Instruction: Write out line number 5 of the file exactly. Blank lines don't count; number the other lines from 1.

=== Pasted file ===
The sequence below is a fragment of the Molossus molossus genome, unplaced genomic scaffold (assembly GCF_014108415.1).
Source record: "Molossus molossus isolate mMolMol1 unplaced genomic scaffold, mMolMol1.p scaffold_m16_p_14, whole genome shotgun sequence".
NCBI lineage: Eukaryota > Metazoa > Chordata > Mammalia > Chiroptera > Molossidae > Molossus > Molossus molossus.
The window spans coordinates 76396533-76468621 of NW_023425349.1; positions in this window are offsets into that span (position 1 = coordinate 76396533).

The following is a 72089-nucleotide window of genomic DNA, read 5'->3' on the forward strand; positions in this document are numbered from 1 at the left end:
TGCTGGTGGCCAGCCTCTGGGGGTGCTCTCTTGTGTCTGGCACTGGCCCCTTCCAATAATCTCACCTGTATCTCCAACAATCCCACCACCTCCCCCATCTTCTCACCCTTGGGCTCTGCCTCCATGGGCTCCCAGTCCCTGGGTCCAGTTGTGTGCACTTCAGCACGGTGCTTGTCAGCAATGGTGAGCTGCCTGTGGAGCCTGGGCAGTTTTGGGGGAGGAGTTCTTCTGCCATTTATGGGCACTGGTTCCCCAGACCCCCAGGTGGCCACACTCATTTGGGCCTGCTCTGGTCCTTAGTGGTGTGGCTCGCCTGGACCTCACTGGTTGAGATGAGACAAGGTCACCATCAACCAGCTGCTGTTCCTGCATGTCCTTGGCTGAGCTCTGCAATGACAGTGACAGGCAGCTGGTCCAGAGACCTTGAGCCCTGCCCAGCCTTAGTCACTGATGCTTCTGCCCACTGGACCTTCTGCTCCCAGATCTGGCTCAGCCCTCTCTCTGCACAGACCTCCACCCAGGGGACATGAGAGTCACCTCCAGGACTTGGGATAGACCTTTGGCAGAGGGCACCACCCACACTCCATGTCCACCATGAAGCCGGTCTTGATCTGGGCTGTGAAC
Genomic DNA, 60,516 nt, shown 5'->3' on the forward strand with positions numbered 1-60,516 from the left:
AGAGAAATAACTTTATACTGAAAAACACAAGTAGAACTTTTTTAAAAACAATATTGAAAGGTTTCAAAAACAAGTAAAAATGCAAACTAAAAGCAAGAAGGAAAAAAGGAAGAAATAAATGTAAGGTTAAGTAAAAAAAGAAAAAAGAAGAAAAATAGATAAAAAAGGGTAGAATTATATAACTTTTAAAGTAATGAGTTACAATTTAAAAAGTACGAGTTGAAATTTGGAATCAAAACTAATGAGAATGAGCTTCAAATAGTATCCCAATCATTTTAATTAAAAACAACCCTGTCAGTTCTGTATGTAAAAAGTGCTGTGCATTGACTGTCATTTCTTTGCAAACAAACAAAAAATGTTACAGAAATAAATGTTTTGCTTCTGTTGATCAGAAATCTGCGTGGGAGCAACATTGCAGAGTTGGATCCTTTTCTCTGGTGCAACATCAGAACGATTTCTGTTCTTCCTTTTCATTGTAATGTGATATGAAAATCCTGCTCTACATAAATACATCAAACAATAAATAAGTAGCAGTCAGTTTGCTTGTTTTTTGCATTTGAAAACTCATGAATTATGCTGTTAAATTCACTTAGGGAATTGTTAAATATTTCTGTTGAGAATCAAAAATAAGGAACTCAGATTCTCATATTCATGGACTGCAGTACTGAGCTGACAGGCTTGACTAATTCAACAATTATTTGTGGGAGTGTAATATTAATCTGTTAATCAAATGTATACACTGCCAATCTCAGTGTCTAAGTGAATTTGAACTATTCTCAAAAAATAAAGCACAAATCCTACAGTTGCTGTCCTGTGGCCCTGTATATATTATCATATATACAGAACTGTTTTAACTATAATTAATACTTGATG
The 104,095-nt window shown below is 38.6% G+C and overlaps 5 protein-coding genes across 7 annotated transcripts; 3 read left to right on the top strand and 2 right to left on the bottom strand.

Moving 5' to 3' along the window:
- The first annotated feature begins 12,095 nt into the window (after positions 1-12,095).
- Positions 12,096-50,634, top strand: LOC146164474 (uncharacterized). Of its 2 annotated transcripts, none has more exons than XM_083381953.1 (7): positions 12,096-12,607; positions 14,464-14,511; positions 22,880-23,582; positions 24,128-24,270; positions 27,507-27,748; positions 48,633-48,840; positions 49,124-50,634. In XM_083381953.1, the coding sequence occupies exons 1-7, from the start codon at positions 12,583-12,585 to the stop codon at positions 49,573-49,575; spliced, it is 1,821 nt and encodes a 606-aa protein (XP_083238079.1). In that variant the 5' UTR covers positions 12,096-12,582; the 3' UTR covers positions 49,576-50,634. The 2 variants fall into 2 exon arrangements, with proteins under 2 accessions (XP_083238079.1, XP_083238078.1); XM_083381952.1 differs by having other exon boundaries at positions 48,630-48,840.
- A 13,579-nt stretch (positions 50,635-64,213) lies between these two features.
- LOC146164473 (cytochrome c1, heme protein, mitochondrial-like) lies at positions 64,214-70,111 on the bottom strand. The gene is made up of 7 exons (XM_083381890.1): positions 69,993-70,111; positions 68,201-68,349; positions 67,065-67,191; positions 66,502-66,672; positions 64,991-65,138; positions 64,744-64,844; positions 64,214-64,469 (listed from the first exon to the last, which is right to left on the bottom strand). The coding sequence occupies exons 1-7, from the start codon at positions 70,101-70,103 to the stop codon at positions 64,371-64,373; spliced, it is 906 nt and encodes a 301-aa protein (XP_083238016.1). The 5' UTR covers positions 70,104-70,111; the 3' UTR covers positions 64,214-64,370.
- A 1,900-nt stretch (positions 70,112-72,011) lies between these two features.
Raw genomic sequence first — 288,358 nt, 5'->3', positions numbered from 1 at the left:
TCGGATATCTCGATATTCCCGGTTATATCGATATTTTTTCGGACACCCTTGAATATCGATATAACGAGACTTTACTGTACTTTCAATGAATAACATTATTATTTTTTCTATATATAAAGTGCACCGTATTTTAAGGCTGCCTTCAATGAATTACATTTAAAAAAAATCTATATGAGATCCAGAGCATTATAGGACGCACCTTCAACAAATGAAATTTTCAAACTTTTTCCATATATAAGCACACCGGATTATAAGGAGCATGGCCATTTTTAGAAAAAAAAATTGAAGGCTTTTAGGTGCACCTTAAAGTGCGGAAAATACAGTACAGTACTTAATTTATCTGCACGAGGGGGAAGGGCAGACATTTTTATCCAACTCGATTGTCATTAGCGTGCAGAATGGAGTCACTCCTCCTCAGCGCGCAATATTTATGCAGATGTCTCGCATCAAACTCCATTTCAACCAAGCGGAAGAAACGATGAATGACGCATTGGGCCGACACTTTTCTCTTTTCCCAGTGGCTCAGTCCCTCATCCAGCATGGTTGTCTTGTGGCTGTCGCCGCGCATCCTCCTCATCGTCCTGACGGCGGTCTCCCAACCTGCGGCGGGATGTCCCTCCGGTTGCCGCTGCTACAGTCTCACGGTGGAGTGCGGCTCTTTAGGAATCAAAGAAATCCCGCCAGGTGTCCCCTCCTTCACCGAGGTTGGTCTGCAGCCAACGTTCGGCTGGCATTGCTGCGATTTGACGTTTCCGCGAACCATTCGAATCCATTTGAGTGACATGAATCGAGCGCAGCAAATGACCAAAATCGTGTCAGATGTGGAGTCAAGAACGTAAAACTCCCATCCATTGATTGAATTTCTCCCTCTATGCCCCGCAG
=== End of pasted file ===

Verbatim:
The following is a 72089-nucleotide window of genomic DNA, read 5'->3' on the forward strand; positions in this document are numbered from 1 at the left end: